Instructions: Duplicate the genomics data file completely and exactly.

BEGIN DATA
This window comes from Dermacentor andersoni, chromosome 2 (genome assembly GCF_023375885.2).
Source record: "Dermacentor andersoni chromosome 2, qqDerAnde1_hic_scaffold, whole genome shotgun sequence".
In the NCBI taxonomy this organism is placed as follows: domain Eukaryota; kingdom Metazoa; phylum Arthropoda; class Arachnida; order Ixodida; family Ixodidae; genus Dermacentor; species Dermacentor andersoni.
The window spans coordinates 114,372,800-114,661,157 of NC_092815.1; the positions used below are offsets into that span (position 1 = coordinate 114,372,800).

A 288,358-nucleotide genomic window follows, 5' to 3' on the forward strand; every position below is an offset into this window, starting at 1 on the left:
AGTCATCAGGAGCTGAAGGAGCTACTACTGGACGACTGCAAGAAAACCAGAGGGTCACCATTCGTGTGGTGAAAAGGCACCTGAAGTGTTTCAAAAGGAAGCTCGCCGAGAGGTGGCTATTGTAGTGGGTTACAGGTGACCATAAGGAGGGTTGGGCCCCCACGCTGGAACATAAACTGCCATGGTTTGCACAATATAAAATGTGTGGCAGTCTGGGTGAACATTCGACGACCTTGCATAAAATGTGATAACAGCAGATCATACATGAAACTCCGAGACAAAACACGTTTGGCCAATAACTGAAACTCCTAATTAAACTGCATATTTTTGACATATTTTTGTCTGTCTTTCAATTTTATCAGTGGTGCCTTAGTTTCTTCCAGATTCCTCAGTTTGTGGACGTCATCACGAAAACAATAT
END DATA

This window comes from Dermacentor andersoni, chromosome 2 (genome assembly GCF_023375885.2).
Source record: "Dermacentor andersoni chromosome 2, qqDerAnde1_hic_scaffold, whole genome shotgun sequence".
In the NCBI taxonomy this organism is placed as follows: domain Eukaryota; kingdom Metazoa; phylum Arthropoda; class Arachnida; order Ixodida; family Ixodidae; genus Dermacentor; species Dermacentor andersoni.
The window spans coordinates 114,372,800-114,661,157 of NC_092815.1; the positions used below are offsets into that span (position 1 = coordinate 114,372,800).

A 288,358-nucleotide genomic window follows, 5' to 3' on the forward strand; every position below is an offset into this window, starting at 1 on the left:
AGTCATCAGGAGCTGAAGGAGCTACTACTGGACGACTGCAAGAAAACCAGAGGGTCACCATTCGTGTGGTGAAAAGGCACCTGAAGTGTTTCAAAAGGAAGCTCGCCGAGAGGTGGCTATTGTAGTGGGTTACAGGTGACCATAAGGAGGGTTGGGCCCCCACGCTGGAACATAAACTGCCATGGTTTGCACAATATAAAATGTGTGGCAGTCTGGGTGAACATTCGACGACCTTGCATAAAATGTGATAACAGCAGATCATACATGAAACTCCGAGACAAAACACGTTTGGCCAATAACTGAAACTCCTAATTAAACTGCATATTTTTGACATATTTTTGTCTGTCTTTCAATTTTATCAGTGGTGCCTTAGTTTCTTCCAGATTCCTCAGTTTGTGGACGTCATCACGAAAACAATAT